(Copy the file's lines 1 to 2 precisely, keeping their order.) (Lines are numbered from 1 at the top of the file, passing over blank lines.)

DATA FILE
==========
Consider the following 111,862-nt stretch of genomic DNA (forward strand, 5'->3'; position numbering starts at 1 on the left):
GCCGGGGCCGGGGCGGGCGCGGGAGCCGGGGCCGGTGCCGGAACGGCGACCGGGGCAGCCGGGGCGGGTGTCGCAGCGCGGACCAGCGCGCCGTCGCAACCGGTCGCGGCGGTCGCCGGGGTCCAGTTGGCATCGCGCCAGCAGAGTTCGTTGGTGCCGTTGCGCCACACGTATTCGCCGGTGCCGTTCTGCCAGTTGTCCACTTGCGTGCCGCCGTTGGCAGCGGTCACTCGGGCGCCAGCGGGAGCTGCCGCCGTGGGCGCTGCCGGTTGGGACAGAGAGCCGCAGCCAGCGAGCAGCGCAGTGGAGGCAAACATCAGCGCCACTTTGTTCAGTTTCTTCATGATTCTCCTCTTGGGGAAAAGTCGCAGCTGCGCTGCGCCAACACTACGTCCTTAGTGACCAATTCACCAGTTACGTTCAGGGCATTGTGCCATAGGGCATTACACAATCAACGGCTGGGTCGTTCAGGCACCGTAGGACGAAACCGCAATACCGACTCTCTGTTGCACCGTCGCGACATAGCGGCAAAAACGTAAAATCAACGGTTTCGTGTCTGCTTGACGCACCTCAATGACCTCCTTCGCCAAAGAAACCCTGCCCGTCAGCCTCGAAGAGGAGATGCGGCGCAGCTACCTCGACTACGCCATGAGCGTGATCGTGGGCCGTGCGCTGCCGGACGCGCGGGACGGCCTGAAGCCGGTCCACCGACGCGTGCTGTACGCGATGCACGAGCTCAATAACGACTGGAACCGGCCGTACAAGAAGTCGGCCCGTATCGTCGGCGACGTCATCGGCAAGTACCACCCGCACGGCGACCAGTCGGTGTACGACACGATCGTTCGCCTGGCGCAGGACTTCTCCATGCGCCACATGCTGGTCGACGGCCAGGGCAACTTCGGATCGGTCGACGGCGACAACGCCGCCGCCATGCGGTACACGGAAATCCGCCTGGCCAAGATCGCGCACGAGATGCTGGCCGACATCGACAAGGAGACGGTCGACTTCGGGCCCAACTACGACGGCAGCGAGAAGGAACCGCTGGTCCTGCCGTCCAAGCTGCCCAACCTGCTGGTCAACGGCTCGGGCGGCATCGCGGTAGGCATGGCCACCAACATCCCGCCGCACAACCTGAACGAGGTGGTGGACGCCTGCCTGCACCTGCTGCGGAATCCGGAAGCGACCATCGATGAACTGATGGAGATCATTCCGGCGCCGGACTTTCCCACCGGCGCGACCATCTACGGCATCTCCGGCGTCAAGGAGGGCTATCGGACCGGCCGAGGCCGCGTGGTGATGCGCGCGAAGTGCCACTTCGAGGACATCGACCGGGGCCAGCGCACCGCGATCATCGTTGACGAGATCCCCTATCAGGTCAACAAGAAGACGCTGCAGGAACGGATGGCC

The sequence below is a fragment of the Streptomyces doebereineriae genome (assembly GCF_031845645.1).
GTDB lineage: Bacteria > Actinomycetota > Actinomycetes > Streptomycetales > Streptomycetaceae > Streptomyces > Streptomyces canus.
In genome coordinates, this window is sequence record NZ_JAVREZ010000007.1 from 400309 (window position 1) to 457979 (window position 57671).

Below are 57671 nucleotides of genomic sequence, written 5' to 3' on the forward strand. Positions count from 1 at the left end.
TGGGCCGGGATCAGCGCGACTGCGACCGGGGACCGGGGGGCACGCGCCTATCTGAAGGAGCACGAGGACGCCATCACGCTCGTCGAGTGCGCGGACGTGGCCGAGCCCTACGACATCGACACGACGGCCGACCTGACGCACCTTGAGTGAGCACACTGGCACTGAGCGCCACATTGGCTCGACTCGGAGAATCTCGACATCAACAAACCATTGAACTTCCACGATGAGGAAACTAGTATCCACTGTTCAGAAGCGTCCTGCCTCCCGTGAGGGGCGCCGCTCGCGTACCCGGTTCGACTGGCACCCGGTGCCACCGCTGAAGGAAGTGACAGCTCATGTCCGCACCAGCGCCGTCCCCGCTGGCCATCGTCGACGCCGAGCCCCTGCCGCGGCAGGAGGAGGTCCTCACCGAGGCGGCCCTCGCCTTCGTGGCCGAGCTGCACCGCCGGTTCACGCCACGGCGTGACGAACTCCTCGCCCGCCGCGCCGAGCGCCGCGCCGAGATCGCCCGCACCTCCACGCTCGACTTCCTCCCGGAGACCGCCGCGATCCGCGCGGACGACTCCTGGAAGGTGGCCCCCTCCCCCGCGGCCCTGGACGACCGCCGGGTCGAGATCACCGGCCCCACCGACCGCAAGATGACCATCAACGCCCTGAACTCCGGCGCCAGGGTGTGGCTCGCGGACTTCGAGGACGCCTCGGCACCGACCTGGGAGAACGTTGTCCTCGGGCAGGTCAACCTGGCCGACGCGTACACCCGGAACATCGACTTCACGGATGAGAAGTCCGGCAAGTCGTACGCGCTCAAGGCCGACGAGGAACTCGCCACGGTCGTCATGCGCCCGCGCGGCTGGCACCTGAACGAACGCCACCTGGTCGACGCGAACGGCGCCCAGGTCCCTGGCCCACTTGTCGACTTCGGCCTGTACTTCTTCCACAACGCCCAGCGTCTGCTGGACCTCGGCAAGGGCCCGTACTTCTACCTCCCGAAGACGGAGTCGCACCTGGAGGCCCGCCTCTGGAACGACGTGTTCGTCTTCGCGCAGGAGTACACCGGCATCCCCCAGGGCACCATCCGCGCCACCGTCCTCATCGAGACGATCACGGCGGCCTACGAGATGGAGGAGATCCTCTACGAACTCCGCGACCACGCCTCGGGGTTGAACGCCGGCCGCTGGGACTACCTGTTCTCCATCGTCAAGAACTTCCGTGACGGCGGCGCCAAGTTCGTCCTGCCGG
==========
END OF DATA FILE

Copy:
Consider the following 111,862-nt stretch of genomic DNA (forward strand, 5'->3'; position numbering starts at 1 on the left):
GCCGGGGCCGGGGCGGGCGCGGGAGCCGGGGCCGGTGCCGGAACGGCGACCGGGGCAGCCGGGGCGGGTGTCGCAGCGCGGACCAGCGCGCCGTCGCAACCGGTCGCGGCGGTCGCCGGGGTCCAGTTGGCATCGCGCCAGCAGAGTTCGTTGGTGCCGTTGCGCCACACGTATTCGCCGGTGCCGTTCTGCCAGTTGTCCACTTGCGTGCCGCCGTTGGCAGCGGTCACTCGGGCGCCAGCGGGAGCTGCCGCCGTGGGCGCTGCCGGTTGGGACAGAGAGCCGCAGCCAGCGAGCAGCGCAGTGGAGGCAAACATCAGCGCCACTTTGTTCAGTTTCTTCATGATTCTCCTCTTGGGGAAAAGTCGCAGCTGCGCTGCGCCAACACTACGTCCTTAGTGACCAATTCACCAGTTACGTTCAGGGCATTGTGCCATAGGGCATTACACAATCAACGGCTGGGTCGTTCAGGCACCGTAGGACGAAACCGCAATACCGACTCTCTGTTGCACCGTCGCGACATAGCGGCAAAAACGTAAAATCAACGGTTTCGTGTCTGCTTGACGCACCTCAATGACCTCCTTCGCCAAAGAAACCCTGCCCGTCAGCCTCGAAGAGGAGATGCGGCGCAGCTACCTCGACTACGCCATGAGCGTGATCGTGGGCCGTGCGCTGCCGGACGCGCGGGACGGCCTGAAGCCGGTCCACCGACGCGTGCTGTACGCGATGCACGAGCTCAATAACGACTGGAACCGGCCGTACAAGAAGTCGGCCCGTATCGTCGGCGACGTCATCGGCAAGTACCACCCGCACGGCGACCAGTCGGTGTACGACACGATCGTTCGCCTGGCGCAGGACTTCTCCATGCGCCACATGCTGGTCGACGGCCAGGGCAACTTCGGATCGGTCGACGGCGACAACGCCGCCGCCATGCGGTACACGGAAATCCGCCTGGCCAAGATCGCGCACGAGATGCTGGCCGACATCGACAAGGAGACGGTCGACTTCGGGCCCAACTACGACGGCAGCGAGAAGGAACCGCTGGTCCTGCCGTCCAAGCTGCCCAACCTGCTGGTCAACGGCTCGGGCGGCATCGCGGTAGGCATGGCCACCAACATCCCGCCGCACAACCTGAACGAGGTGGTGGACGCCTGCCTGCACCTGCTGCGGAATCCGGAAGCGACCATCGATGAACTGATGGAGATCATTCCGGCGCCGGACTTTCCCACCGGCGCGACCATCTACGGCATCTCCGGCGTCAAGGAGGGCTATCGGACCGGCCGAGGCCGCGTGGTGATGCGCGCGAAGTGCCACTTCGAGGACATCGACCGGGGCCAGCGCACCGCGATCATCGTTGACGAGATCCCCTATCAGGTCAACAAGAAGACGCTGCAGGAACGGATGGCC